As the COVID-19 public health crisis evolves, your Chamber advocacy team is working to share legislative updates and continue to advocate for your business in Washington, D.C., Harrisburg, and Philadelphia. We’ve created a round-up of recent activity including Key Takeaways for Your Business and a Detailed Legislative Update. This represents our best knowledge of the situation as of 9:00 a.m. on Thursday, May 28, 2020.

Chamber members are invited to join weekly legislative update calls hosted by our Advocacy team to hear the latest on COVID-19 relief and recovery efforts at the federal, state, and local level as well as other legislative matters concerning our community.

We also have a COVID-19 Information Hub with up-to-date resources to support your business.

KEY TAKEAWAYS FOR YOUR BUSINESS

Federal

  • The House returns to Washington, D.C. this week under the proxy voting rules passed by resolution earlier this month and activated last week.

  • In the coming weeks, the House and Senate both plan to consider modifications to the Paycheck Protection Program (PPP) to allow increased flexibility in the duration of the covered period and of the requirements for loan forgiveness.

  • Negotiations on the next large relief bill are not expected to begin in earnest until mid-June, once Senate Republican leaders have had the opportunity to evaluate the impact of the previous COVID-19 stimulus packages.

  • Republican leaders are calling for liability protections for employers in the next bill, while House Democrats passed the HEROES Act, which includes almost $1 trillion in aid to state and local governments, but no protections for businesses.

  • The Chamber is advocating for a spending package that includes both business liability protections together with aid to state and local governments. 

State

  • This week, the Pennsylvania General Assembly is sending a short-term, five-month budget for the 2020-2021 fiscal year to Governor Wolf who is expected to sign the legislation.

  • The $25.1 billion budget in General Fund appropriations provides flat funding for five months and funding for education at last year’s levels through the entire 2020-2021 fiscal year. The budget includes no new tax increases.

  • The General Appropriations measure, HB 2387, passed by the House on Tuesday, is expected to be taken up by the Senate on Thursday, May 28.

  • In a report released by the Pennsylvania Independent Fiscal Office (IFO), the revised revenue estimate for FY2019-2020 is $31.8 billion, or $3.7 billion below the IFO’s official estimate from June 2019.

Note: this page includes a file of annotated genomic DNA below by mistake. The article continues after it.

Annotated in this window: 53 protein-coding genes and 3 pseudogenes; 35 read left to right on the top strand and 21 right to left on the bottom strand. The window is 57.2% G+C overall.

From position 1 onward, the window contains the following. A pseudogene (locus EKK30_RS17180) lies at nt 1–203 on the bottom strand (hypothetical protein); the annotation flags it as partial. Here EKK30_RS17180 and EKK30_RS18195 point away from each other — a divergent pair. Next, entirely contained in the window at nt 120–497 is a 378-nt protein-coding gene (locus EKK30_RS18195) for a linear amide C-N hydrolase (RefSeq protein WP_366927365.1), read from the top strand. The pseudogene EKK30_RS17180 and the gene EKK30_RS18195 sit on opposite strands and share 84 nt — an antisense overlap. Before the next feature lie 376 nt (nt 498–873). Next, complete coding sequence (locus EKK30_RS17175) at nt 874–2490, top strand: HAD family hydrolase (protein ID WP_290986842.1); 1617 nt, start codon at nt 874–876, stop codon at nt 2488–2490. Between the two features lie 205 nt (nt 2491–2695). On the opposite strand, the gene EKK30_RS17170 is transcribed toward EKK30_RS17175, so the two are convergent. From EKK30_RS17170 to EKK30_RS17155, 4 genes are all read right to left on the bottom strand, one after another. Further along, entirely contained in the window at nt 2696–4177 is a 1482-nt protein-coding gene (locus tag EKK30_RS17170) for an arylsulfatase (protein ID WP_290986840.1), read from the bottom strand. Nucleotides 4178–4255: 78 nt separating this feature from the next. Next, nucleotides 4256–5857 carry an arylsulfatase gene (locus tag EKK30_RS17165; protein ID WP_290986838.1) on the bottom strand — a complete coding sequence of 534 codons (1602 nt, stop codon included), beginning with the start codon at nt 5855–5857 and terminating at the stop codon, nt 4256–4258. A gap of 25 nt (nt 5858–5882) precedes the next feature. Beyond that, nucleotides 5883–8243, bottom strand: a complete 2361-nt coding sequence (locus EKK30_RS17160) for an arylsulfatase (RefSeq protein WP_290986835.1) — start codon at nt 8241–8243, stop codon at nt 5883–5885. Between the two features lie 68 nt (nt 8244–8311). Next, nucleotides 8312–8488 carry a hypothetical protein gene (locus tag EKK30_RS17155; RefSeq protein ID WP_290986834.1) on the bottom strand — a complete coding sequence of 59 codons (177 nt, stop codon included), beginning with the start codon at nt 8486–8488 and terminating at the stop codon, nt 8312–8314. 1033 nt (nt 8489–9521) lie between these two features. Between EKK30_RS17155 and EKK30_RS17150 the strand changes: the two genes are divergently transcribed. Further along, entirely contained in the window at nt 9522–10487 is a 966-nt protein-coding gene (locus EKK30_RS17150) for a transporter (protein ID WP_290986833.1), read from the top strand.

• This week the PA House considered HB 2452 to provide up to $15,000 grants to small businesses facing financial hardships due to the governor’s COVID-19 business closure order.

  • The Chamber is advocating for passage of HB 2369, the Small Business Emergency Assistance measure to provide grants and low or no-interest emergency loans to businesses hit hardest by the crisis.

  • The Chamber will be hosting Representatives Kerry Benninghoff (June 12) and Jordan Harris (June 17) for virtual gatherings.

Local

  • Confirmed COVID-19 cases in Philadelphia approach 22,000 with over 1,200 deaths.

  • The Philadelphia Department of Public Health is expanding COVID-19 testing standards due to increasing availability of testing at public health and commercial laboratories.

  • Bill 200328, sponsored by Councilwoman Gym, was introduced in City Council seeking to provide workplace protections for employees in emergency health orders and regulations.

  • The Chamber, along with industry partners, sent a second letter to City Council highlighting the need for further analysis regarding the impacts of legislation seeking to regulate the landlord-tenant relationship and mandate a rent freeze. This legislation goes into committee on Friday, May 29.

  • The Chamber will host virtual gatherings with Councilmembers María Quiñones Sánchez (May 28), Katherine Gilmore Richardson (June 2), and Kendra Brooks (June 3).

DETAILED LEGISLATIVE UPDATE

Federal: Updates from Washington D.C.

House and Senate Consider Increased PPP Flexibility

The House returns to Washington, D.C. this week under the proxy voting rules passed by resolution earlier this month and activated last week. The House plans to consider modifications to the Paycheck Protection Program (PPP) under the CARES Act to allow borrowers forgiveness for expenses beyond the 8-week covered period to 24 weeks or December 31, 2020 and also create more flexibility for loan forgiveness by eliminating restrictions limiting non-payroll expenses to 25% of loan proceeds.  Similar efforts were underway last week in the Senate with broad consensus to consider amendments that would provide increased flexibility to PPP. Instead, the Senate adjourned and is expected to return next week for consideration.